⚬ Will development in Deep Learning completely solve the problem(s)of Artificial Intelligence?
⚬ If not, how could and/or should AI and ML continue towards such a general solution?
⚬ What is going to be "the next big thing" that lets us build beyond the recent success of Deep Learning?
Extended abstracts outlining (some of) the speakers' positions regarding the topic(s) of the symposium can be found in the pre-proceedings of CoCoSym 2018.
Chair/Host: Tarek R. Besold, City, University of London.
Co-Convenors: Artur d'Avila Garcez, City, University of London. // Michael Spranger, SONY CSL. // Michael Witbrock, IBM Research AI.
⚬ Eduardo Alonso, City, University of London.
⚬ Antoine Bordes, Facebook AI Research.
⚬ Edward Grefenstette, DeepMind.
⚬ Barbara Hammer, Bielefeld University.
⚬ Kristian Kersting, TU Darmstadt.
⚬ Alessio Lomuscio, Imperial College London.
⚬ Stephen Muggleton, Imperial College London.
⚬ Alessandra Russo, Imperial College London.
⚬ Luciano Serafini, Fondazione Bruno Kessler.
⚬ Hava Siegelmann, DARPA & University of Massachusetts Amherst.
⚬ Francesca Toni, Imperial College London.
⚬ Volker Tresp, LMU Munich & Siemens.
⚬ Frank van Harmelen, VU Amsterdam.
⚬ Geraint Wiggins, VU Brussel & Queen Mary, University of London.
⚬ Michael Wooldridge, University of Oxford.
⚬ Willem Zuidema, University of Amsterdam.
City, University of London // Tait Building // Northampton Square, EC1V 0HB, London, UK //Rooms: C307 (9am - 11am) & C312 (11am - 6pm).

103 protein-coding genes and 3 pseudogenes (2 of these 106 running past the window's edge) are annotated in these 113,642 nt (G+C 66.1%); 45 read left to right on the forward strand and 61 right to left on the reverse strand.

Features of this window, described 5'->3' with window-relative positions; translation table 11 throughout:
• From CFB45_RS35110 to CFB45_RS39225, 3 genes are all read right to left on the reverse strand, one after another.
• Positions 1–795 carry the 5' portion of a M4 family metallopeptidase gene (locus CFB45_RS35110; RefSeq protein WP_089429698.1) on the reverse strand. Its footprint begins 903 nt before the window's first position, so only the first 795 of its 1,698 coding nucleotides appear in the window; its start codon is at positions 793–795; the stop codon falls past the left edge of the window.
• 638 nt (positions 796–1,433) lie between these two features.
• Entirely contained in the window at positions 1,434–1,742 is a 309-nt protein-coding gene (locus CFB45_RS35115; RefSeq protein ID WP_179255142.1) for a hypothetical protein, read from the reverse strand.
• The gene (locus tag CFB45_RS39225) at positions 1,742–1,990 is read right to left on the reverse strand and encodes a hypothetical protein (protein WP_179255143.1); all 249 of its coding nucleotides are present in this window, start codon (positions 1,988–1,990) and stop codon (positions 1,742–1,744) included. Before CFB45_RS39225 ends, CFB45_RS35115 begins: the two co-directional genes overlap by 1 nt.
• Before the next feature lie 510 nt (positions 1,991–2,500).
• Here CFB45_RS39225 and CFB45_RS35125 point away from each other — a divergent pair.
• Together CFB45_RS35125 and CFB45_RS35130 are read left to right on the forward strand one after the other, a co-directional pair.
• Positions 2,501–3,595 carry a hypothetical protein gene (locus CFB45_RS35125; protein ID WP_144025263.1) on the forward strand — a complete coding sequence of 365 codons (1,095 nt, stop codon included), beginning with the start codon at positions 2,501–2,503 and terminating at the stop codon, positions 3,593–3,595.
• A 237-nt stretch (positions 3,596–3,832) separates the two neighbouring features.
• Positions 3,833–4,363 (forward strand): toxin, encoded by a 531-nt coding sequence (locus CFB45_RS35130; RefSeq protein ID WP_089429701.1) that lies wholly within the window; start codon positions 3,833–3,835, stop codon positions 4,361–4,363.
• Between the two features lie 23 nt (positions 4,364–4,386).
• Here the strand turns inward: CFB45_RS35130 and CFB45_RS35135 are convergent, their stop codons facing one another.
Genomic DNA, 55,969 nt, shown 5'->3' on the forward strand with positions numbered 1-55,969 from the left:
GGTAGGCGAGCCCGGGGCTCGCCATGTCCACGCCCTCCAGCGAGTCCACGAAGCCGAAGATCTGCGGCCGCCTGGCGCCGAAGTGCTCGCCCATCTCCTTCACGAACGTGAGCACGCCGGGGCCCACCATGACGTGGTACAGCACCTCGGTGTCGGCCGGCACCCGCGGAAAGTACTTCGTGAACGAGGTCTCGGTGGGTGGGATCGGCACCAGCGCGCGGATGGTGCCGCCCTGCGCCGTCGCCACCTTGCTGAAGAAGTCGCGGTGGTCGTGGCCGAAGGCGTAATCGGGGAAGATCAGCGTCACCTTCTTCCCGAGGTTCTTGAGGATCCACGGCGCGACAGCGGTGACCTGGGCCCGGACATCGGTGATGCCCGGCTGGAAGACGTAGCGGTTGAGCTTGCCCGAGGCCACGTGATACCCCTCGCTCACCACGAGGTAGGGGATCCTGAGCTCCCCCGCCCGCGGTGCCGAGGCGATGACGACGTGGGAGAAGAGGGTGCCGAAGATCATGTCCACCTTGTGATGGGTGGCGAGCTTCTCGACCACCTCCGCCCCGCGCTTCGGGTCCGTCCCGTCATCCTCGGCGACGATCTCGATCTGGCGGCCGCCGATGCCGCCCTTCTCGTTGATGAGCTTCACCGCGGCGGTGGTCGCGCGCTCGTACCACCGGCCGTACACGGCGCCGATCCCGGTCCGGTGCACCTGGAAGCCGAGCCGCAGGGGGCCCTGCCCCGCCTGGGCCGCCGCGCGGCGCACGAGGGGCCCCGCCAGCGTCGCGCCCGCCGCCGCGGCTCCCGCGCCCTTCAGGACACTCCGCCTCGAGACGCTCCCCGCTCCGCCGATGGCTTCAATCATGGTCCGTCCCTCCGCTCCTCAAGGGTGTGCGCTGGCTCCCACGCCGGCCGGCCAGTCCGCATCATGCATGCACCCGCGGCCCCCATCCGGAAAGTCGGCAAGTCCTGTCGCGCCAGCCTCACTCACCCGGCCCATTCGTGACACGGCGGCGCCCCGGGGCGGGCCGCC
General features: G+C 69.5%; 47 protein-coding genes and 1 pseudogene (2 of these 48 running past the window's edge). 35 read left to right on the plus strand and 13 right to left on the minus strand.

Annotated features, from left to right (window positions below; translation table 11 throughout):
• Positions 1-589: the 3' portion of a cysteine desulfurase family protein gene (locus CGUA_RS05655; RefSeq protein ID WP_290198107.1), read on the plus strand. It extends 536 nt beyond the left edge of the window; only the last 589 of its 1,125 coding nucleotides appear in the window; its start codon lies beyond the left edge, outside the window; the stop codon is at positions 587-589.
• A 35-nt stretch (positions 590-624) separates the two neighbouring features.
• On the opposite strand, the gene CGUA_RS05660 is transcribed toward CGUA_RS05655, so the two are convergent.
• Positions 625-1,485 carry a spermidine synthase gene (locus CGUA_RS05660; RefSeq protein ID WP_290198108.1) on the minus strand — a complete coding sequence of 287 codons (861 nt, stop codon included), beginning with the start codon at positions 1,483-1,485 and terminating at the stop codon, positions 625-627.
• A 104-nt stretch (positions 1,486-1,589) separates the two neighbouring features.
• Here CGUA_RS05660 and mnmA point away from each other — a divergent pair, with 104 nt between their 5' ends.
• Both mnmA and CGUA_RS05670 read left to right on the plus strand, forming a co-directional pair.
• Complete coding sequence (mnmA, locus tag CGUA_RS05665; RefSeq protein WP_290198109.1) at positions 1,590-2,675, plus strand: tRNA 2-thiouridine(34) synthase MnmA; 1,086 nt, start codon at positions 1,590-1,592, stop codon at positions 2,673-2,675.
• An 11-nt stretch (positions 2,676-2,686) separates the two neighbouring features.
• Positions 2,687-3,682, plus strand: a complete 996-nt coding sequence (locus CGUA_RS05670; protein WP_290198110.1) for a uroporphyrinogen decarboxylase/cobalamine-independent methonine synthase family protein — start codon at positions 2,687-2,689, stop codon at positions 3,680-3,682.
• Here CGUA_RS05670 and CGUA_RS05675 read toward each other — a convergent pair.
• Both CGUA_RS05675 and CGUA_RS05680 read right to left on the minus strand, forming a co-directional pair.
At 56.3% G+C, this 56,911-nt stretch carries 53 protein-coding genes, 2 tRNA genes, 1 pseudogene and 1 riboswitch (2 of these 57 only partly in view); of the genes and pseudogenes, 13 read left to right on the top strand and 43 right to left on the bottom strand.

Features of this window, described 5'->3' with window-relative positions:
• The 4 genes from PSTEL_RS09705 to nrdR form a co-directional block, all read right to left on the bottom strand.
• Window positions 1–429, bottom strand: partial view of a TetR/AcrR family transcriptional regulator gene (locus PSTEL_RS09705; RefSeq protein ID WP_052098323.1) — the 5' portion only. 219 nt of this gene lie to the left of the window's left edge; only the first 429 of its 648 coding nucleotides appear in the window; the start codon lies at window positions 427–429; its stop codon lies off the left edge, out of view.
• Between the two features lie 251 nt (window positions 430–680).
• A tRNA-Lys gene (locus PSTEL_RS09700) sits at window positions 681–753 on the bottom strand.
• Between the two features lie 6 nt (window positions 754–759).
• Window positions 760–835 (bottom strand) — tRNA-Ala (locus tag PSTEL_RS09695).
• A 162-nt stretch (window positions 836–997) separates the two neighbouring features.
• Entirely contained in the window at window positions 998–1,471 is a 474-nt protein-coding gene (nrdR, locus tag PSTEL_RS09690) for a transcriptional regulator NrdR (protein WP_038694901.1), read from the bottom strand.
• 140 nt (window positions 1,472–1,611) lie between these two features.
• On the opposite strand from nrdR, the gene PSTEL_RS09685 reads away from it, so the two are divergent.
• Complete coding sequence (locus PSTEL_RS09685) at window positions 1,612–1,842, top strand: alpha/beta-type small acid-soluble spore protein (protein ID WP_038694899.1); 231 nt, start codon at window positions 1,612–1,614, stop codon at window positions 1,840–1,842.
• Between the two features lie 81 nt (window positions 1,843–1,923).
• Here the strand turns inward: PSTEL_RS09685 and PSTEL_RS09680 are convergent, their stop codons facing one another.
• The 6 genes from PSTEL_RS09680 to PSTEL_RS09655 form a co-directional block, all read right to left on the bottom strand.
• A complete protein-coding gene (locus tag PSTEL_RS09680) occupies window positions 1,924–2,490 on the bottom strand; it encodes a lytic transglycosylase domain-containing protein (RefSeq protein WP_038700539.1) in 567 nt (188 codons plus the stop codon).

Deep Learning currently is the dominant topic in Machine Learning and Artificial Intelligence, delivering newsworthy headlines on a weekly basis and keeping academia, industry, and the general public on their toes.
Still, by now there is a growing number of voices (including one of "the fathers of Deep Learning") questioning how long this level of progress can be sustained, and how far Deep Learning as a paradigm can actually go.
In order to understand many of the corresponding worries, it is worth looking back a few decades into the history of AI and ML. While early work on knowledge representation and inference was primarily symbolic, the corresponding approaches subsequently fell out of favor, and were largely supplanted by connectionist methods (eventually leading into the present dominance of Deep Learning). Symbolic methods performed excellently well in tasks requiring reasoning and related forms of processing knowledge in a structured manner, but were much too inflexible and brittle when it came to tasks requiring adaptive behaviour based on learning from (possibly even noisy) data. The situation today seems like a mirror image thereof: While Deep Learning approaches excel at processing noisy data in numerous application domains, the corresponding systems lack in top-down control and the ability to reason over learned information.
Using "Cognitive Computation" as joint umbrella term and final aim, this symposium brings together established leaders in the fields of neural computation, logic and artificial intelligence, knowledge representation, natural language understanding, machine learning, cognitive science and computational neuroscience. They are invited to share their views on the "Big Questions" stated above, outlining relevant parts of their recent work and engaging in a discussion with each other and the audience on the future of AI and ML.
The ticketing system for CoCoSys 2018 has been closed since all tickets have sold out. Apologies for any inconveniences caused!
General questions concerning the workshop should be addressed to Tarek R. Besold at Tarek(hyphen)R(dot)Besold(at)city(dot)ac(dot)uk.
This symposium is conceptually related to the series of International Workshops on Neural-Symbolic Learning and Reasoning (NeSy).
Please also feel free to join the neural-symbolic integration mailing list for announcements and discussions - it's a low traffic mailing list.